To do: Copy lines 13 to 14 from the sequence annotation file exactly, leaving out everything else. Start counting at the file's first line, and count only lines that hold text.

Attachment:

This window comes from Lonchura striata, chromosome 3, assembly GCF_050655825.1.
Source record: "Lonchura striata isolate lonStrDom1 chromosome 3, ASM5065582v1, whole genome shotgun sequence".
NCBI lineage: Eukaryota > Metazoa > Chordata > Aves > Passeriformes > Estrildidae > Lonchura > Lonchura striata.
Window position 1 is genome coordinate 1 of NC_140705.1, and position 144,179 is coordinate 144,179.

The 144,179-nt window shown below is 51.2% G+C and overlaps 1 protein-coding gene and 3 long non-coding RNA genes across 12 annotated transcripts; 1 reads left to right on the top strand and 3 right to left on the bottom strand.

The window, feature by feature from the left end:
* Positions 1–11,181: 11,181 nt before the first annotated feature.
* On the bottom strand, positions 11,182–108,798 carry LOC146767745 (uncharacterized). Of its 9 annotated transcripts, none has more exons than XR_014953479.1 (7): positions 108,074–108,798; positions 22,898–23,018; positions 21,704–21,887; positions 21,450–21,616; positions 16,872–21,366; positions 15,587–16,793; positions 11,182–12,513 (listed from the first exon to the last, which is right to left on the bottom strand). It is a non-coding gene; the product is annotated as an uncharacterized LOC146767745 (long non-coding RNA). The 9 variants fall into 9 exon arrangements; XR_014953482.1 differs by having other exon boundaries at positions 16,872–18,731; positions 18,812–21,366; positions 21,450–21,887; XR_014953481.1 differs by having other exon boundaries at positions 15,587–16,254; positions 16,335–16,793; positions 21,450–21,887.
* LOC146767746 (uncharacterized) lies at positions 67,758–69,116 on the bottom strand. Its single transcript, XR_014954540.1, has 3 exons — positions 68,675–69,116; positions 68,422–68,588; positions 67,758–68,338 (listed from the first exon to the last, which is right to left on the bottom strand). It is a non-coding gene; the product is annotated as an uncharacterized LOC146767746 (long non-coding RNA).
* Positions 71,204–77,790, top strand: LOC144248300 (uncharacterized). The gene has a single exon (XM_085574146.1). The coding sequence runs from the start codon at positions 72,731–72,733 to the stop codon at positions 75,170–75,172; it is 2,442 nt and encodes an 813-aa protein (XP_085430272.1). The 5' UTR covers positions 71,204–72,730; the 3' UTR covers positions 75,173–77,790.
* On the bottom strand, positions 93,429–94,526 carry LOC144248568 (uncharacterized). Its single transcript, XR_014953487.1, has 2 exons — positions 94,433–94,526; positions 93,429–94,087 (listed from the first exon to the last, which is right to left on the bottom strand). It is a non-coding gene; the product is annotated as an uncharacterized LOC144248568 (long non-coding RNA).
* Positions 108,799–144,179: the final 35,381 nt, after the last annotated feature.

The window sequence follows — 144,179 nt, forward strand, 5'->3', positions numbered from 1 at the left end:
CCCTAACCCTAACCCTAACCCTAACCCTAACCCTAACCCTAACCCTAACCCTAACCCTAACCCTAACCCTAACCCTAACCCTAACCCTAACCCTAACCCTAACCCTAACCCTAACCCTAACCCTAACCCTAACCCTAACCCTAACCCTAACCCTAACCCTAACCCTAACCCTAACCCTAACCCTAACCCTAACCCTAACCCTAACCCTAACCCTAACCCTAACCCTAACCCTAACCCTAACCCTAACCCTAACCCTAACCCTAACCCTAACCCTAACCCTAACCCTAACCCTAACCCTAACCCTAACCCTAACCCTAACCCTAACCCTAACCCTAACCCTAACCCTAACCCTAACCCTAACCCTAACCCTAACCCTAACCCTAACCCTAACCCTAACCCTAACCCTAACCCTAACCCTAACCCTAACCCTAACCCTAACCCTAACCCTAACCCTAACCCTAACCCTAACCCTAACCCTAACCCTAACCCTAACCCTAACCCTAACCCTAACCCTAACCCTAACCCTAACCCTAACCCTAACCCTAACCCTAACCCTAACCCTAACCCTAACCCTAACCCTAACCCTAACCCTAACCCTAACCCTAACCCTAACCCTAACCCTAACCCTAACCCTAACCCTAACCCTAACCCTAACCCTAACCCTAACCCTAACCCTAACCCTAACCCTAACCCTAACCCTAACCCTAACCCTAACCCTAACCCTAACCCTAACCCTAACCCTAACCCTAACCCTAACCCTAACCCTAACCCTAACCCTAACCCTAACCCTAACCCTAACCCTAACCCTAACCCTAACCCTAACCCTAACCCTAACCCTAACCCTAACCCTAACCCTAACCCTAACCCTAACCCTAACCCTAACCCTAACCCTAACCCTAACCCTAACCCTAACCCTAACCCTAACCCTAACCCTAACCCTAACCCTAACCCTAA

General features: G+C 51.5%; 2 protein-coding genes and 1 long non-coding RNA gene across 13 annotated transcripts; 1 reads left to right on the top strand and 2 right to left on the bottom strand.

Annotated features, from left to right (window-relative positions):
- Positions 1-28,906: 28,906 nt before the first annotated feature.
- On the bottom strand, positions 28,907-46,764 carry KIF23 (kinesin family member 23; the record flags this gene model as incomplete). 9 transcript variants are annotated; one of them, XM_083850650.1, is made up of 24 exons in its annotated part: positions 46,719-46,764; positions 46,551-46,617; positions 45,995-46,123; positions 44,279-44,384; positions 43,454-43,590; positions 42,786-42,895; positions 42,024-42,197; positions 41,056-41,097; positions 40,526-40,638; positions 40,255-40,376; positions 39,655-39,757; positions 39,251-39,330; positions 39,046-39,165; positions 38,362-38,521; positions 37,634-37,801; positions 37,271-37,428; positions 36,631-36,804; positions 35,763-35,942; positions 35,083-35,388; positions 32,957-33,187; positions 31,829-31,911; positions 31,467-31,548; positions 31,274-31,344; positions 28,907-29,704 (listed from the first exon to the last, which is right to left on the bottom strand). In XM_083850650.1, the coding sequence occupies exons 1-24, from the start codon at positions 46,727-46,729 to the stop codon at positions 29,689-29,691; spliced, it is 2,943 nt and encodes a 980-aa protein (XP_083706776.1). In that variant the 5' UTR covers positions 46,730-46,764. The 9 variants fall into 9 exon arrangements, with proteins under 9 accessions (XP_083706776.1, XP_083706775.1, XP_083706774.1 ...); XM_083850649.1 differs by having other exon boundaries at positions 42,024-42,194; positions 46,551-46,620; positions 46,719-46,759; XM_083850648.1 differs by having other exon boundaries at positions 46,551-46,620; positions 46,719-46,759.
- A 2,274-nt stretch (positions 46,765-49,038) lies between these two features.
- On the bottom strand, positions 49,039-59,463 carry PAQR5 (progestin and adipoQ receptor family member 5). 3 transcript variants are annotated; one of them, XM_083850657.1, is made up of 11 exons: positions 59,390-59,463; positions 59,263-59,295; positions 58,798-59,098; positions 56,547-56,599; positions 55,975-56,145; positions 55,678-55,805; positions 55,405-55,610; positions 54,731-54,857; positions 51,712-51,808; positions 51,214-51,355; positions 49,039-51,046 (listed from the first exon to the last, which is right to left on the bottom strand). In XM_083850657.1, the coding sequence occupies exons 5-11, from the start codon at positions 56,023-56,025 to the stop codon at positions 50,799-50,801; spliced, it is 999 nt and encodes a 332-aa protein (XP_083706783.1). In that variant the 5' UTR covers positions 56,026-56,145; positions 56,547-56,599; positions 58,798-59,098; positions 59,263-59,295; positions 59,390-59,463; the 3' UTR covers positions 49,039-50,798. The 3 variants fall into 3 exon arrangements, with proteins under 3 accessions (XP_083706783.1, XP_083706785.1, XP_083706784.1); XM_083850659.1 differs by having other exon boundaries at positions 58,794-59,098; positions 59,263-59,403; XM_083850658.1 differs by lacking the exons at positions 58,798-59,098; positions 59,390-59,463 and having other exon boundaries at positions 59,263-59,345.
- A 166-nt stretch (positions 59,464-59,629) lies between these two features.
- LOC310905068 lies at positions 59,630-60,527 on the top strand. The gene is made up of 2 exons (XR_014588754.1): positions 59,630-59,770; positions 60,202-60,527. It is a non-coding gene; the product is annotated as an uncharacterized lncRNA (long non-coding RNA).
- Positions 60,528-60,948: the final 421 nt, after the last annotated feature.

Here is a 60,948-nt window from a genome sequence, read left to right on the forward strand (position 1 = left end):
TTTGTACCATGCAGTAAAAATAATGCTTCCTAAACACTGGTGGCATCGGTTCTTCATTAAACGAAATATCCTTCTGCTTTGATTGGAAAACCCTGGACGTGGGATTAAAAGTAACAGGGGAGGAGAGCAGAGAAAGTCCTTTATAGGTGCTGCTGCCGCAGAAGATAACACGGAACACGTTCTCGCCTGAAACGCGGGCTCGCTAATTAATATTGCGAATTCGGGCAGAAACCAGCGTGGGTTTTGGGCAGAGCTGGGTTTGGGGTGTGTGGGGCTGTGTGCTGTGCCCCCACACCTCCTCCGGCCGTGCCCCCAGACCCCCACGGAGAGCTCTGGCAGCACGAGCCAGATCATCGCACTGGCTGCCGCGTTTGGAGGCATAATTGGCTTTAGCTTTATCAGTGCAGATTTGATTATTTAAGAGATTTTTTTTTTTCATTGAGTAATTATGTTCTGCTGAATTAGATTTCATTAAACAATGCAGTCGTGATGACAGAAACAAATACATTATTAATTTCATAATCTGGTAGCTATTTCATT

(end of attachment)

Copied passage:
The window sequence follows — 144,179 nt, forward strand, 5'->3', positions numbered from 1 at the left end:
CCCTAACCCTAACCCTAACCCTAACCCTAACCCTAACCCTAACCCTAACCCTAACCCTAACCCTAACCCTAACCCTAACCCTAACCCTAACCCTAACCCTAACCCTAACCCTAACCCTAACCCTAACCCTAACCCTAACCCTAACCCTAACCCTAACCCTAACCCTAACCCTAACCCTAACCCTAACCCTAACCCTAACCCTAACCCTAACCCTAACCCTAACCCTAACCCTAACCCTAACCCTAACCCTAACCCTAACCCTAACCCTAACCCTAACCCTAACCCTAACCCTAACCCTAACCCTAACCCTAACCCTAACCCTAACCCTAACCCTAACCCTAACCCTAACCCTAACCCTAACCCTAACCCTAACCCTAACCCTAACCCTAACCCTAACCCTAACCCTAACCCTAACCCTAACCCTAACCCTAACCCTAACCCTAACCCTAACCCTAACCCTAACCCTAACCCTAACCCTAACCCTAACCCTAACCCTAACCCTAACCCTAACCCTAACCCTAACCCTAACCCTAACCCTAACCCTAACCCTAACCCTAACCCTAACCCTAACCCTAACCCTAACCCTAACCCTAACCCTAACCCTAACCCTAACCCTAACCCTAACCCTAACCCTAACCCTAACCCTAACCCTAACCCTAACCCTAACCCTAACCCTAACCCTAACCCTAACCCTAACCCTAACCCTAACCCTAACCCTAACCCTAACCCTAACCCTAACCCTAACCCTAACCCTAACCCTAACCCTAACCCTAACCCTAACCCTAACCCTAACCCTAACCCTAACCCTAACCCTAACCCTAACCCTAACCCTAACCCTAACCCTAACCCTAACCCTAACCCTAACCCTAACCCTAACCCTAACCCTAACCCTAACCCTAACCCTAACCCTAACCCTAACCCTAACCCTAACCCTAACCCTAACCCTAACCCTAA